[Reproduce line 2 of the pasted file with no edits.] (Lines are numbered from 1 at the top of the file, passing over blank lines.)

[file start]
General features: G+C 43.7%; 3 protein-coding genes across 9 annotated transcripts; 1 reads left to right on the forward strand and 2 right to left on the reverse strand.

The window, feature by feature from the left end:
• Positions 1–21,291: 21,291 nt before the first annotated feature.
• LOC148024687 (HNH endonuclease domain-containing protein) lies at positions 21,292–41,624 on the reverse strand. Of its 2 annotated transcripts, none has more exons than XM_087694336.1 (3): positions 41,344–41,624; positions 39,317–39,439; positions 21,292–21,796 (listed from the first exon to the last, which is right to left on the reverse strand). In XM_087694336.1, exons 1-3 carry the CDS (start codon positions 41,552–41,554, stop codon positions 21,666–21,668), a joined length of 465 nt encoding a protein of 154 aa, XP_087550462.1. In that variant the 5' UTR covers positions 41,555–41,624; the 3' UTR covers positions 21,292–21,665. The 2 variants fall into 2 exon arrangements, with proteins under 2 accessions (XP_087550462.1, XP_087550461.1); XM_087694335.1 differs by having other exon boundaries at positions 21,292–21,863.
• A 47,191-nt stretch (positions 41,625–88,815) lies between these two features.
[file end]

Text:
The window, feature by feature from the left end: